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Tullgarn Palace

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Earliest mention of the name Tullgarn (Tyllegarn) is from a bull in 1262. The name Tullgarn has nothing to do with ‘tull’ (which is the Swedish word for ‘duty’) but is derived from ‘tylle’ (talldunge = pine grove) and ‘garn’ which is the word for a narrow bay or inlet.

During the 1400’s Tullgarn consisted of a ‘village of six yards’. The castle’s first known owner was certainly Tord (Röriksson) Bonde and his son Knight Knut Tordsson Bonde. He gave the estate to his wife Margareta Karlsdotter as a wedding gift in 1408. It remained in their family until 1772.

The first castle-like structure was constructed on the initative of Carl Sture. The castle or Sture castle was built on a rocky headland on Tullgarn Creek probably around the time of the Vasa Renaissance, roughly 1600.

In the mid 1600’s the castle consisted of a large main building with three floors, two round towers and one square. Two wings extended from the main structure which joined to another building to enclose a central courtyard. The castle’s exterior appearance is known from an image in Sveciaverket after a model by Erik Dahlberg in 1686.

During Count Per Larsson Sparres time, Tullgarn was renovated and fitted with a new roof. In 1685 the estate was turned over to Axel Julius De la Gardie and the Count Sparre took everything he could with him. This meant Axel Julius De la Gardie had to completely refurnish the interior. The castle stood relatively untouched, surviving the Russian raids in 1719 thanks to a stratagem by Posten P. Scharaff.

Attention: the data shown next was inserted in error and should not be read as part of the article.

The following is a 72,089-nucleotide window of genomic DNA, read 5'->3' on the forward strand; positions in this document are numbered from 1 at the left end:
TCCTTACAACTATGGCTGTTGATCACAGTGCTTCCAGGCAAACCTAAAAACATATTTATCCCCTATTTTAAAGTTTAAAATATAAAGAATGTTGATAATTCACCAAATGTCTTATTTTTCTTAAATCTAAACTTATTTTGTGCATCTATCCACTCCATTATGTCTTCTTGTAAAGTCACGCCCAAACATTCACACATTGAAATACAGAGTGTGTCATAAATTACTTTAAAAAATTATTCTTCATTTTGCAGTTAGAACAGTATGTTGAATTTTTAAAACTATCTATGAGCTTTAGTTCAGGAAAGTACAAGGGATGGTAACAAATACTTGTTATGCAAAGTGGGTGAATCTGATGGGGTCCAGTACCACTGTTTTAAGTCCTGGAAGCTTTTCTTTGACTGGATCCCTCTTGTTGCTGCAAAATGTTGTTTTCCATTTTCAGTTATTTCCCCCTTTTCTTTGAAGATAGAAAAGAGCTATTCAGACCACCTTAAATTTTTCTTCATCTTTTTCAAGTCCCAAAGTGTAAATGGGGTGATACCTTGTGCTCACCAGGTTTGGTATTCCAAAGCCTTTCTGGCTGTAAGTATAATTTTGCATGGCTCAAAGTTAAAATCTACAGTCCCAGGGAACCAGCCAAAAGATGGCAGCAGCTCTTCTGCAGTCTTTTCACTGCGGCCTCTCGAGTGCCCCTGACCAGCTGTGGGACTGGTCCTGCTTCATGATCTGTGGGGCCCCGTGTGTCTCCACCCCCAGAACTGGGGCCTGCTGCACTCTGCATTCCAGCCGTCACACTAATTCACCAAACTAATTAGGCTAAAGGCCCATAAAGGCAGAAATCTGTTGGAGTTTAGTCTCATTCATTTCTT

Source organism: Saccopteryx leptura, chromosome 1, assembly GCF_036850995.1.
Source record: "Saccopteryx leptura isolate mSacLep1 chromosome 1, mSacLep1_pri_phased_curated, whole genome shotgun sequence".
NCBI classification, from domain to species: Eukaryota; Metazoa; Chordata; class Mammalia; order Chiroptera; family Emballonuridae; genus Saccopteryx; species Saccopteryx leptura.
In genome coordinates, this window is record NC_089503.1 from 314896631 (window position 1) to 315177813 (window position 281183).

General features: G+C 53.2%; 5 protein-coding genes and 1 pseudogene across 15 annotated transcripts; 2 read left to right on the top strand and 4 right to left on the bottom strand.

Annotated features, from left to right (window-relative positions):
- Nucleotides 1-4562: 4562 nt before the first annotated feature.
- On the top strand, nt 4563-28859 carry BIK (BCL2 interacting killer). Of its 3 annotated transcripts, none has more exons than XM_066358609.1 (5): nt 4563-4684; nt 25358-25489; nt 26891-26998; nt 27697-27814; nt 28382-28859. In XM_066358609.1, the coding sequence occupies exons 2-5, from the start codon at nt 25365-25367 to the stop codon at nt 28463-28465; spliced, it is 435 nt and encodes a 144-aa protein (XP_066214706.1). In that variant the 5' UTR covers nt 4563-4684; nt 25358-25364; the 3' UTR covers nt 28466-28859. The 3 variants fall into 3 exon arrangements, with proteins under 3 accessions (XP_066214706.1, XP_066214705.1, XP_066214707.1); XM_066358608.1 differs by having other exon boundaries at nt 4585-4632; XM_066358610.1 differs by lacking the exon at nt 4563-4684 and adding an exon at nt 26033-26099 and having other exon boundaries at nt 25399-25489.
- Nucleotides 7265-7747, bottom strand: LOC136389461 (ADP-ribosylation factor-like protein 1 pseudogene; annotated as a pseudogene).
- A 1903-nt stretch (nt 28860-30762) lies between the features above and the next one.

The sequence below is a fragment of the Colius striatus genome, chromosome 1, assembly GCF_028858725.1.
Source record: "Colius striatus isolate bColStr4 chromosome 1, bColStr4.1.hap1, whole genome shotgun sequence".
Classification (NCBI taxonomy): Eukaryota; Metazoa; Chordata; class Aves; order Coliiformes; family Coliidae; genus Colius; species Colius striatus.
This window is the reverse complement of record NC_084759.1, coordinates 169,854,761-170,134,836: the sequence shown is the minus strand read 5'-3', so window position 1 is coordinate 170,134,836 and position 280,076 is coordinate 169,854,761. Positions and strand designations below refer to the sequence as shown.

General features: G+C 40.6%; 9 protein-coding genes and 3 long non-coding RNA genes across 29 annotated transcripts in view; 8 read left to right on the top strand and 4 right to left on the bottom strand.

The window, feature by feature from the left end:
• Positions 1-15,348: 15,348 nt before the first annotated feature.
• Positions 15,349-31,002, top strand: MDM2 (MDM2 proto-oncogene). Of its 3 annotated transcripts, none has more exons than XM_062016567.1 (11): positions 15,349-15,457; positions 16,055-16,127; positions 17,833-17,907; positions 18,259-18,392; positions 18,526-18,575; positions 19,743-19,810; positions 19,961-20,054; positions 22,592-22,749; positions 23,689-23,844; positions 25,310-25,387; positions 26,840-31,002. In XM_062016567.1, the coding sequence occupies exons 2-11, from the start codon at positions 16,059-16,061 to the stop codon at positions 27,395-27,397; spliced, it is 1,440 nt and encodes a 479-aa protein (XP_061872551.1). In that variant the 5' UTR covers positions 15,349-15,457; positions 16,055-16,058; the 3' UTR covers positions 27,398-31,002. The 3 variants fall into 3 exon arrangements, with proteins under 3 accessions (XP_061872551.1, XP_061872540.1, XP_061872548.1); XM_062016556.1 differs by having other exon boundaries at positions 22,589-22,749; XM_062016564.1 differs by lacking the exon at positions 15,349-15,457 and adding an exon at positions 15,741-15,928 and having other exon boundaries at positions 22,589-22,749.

In 1713 Count Magnus Julius De la Gardie inherited the old castle from his father Axel. By then the building was in poor condition and quite outdated. Through his marriage to Hedvig Catharina Lillie Magnus had access to a considerable fortune which gave him the opportunity to build a new castle. If the earlier castle was demolished completely is unclear, but likely only some foundation walls and cellars remained from the previous one.

In 1772 Tullgarn was purchased by the state and became a royal summer palace. It is currently characterized by it’s neo-classical furnishings which date to the latter 1700’s when Gustav III’s youngest brother, Duke Fredrik Adolf received ‘Royal Right of Disposal’ to the castle. The interiors dating from Fredrik Adolf’s period are among the finest Gustavian interiors interiors in Sweden.

After Fredrik Adolf died, the castle passed to the crown and stood empty until 1805 when his sister, Sofia Albertina of Sweden temporarily moved in. In 1807 she received rights of use to the estate and spent every summer there until she died in 1829. In 1818, Parliament would pass to Crown Prince Oscar (to be Oscar I on coronation) upon Sofia Albertina’s death. He held the castle between 1830 to 1859 and he implimented a respectful renvoation. He also rebuilt the stable and added the orangery.

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